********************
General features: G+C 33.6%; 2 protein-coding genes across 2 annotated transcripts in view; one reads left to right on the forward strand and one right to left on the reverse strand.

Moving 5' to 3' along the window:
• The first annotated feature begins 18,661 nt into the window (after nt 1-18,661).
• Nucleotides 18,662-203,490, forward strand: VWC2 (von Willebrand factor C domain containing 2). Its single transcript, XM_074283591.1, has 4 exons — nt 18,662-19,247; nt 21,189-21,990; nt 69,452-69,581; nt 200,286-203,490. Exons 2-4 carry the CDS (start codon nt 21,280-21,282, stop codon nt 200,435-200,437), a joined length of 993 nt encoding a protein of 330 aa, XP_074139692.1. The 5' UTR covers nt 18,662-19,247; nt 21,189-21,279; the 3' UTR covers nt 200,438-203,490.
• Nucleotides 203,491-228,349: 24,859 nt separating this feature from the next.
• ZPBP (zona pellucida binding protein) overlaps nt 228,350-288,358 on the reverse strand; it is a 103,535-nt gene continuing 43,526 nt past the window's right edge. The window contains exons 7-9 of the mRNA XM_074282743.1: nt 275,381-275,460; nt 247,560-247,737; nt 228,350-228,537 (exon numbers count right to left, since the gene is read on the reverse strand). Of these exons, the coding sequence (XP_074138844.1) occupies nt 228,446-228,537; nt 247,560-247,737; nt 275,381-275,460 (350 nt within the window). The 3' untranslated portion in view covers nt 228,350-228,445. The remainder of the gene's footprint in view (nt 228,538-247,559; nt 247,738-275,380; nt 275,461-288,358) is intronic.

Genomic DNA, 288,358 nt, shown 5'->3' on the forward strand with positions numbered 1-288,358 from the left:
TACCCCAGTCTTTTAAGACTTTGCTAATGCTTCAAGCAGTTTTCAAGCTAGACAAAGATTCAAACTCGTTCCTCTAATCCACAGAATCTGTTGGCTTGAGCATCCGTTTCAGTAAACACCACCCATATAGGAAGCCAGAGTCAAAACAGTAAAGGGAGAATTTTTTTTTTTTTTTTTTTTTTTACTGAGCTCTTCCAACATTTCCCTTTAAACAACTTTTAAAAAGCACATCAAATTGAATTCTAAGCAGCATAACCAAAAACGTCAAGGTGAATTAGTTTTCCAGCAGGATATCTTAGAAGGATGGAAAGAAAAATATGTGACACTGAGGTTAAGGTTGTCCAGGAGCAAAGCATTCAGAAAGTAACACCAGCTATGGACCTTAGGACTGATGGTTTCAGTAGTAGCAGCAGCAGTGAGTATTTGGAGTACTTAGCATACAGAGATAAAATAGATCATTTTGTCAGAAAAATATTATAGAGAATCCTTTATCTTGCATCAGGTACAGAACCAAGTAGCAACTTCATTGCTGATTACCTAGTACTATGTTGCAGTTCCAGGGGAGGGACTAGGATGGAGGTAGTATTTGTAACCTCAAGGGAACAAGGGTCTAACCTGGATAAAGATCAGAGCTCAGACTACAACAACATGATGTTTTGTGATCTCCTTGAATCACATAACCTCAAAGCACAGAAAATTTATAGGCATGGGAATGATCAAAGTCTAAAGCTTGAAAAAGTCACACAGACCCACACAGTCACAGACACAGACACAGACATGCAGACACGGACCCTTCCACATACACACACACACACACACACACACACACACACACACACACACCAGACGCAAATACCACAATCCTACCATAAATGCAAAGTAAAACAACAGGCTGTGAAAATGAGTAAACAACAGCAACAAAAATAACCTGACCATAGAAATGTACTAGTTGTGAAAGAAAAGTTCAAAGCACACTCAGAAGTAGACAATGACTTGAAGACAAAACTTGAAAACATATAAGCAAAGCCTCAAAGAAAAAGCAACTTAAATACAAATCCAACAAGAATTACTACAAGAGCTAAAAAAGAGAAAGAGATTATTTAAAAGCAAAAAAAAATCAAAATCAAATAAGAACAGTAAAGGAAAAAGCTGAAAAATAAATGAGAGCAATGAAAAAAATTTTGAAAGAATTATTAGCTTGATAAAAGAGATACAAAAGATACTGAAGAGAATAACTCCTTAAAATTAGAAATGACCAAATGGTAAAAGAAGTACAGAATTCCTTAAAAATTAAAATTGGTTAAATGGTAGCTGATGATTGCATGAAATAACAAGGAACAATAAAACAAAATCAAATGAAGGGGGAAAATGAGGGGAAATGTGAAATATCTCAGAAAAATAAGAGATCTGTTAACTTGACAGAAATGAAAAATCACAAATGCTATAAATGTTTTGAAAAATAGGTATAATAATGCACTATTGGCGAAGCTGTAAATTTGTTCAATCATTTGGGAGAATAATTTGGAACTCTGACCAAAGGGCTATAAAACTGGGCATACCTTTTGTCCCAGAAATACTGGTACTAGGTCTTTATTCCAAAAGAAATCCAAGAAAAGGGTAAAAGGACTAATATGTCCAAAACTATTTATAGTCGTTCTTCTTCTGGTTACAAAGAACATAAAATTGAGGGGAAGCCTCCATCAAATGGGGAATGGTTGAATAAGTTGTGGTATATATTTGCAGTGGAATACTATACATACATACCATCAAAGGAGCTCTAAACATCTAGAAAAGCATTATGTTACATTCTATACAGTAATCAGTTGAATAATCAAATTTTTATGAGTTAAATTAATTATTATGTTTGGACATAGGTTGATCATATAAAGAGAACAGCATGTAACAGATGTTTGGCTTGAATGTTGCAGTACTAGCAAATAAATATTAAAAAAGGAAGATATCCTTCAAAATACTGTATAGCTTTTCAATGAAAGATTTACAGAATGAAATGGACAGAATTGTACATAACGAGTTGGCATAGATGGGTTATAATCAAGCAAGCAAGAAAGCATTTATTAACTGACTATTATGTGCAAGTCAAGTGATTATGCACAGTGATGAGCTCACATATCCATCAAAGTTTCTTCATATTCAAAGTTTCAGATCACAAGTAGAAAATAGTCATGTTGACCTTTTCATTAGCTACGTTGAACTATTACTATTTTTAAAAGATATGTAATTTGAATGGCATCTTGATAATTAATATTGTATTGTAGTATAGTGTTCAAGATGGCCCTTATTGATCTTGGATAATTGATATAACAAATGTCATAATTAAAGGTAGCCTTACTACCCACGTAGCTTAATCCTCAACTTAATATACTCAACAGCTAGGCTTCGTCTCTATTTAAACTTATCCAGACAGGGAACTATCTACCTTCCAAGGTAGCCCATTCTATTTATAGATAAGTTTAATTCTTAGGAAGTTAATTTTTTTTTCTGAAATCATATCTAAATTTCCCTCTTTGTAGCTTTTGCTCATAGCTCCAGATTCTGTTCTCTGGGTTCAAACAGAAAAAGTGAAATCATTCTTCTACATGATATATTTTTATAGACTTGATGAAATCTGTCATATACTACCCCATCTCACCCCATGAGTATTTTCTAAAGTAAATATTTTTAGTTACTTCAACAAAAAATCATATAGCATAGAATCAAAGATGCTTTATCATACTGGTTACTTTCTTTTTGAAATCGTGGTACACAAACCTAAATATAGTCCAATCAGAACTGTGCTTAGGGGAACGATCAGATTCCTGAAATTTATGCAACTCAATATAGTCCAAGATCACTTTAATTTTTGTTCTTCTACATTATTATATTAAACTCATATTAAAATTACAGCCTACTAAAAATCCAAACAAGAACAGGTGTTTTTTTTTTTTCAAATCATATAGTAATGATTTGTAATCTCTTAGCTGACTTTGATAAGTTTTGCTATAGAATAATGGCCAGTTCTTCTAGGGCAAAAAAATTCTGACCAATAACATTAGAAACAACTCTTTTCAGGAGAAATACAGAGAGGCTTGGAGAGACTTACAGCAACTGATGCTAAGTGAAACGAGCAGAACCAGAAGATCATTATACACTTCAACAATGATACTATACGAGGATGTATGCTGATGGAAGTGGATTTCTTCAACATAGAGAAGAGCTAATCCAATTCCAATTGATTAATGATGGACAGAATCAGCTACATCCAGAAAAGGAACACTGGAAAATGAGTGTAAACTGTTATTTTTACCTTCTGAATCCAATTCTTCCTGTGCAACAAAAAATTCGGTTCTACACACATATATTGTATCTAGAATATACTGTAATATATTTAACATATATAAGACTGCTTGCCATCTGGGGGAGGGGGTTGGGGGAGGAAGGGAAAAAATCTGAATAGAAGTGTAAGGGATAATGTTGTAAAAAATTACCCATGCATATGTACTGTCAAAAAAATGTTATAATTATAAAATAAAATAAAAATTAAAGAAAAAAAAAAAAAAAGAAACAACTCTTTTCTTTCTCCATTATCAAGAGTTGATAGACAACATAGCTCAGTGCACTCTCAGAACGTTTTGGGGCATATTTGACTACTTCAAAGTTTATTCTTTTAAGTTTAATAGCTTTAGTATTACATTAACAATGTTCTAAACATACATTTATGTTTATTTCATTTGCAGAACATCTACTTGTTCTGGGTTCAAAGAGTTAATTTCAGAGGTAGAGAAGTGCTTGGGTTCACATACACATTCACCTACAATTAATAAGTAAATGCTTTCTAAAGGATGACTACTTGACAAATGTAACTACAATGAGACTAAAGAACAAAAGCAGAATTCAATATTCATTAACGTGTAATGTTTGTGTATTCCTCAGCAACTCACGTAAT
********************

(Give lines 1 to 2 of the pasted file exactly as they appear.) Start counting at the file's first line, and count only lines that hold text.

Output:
General features: G+C 33.6%; 2 protein-coding genes across 2 annotated transcripts in view; one reads left to right on the forward strand and one right to left on the reverse strand.

Moving 5' to 3' along the window: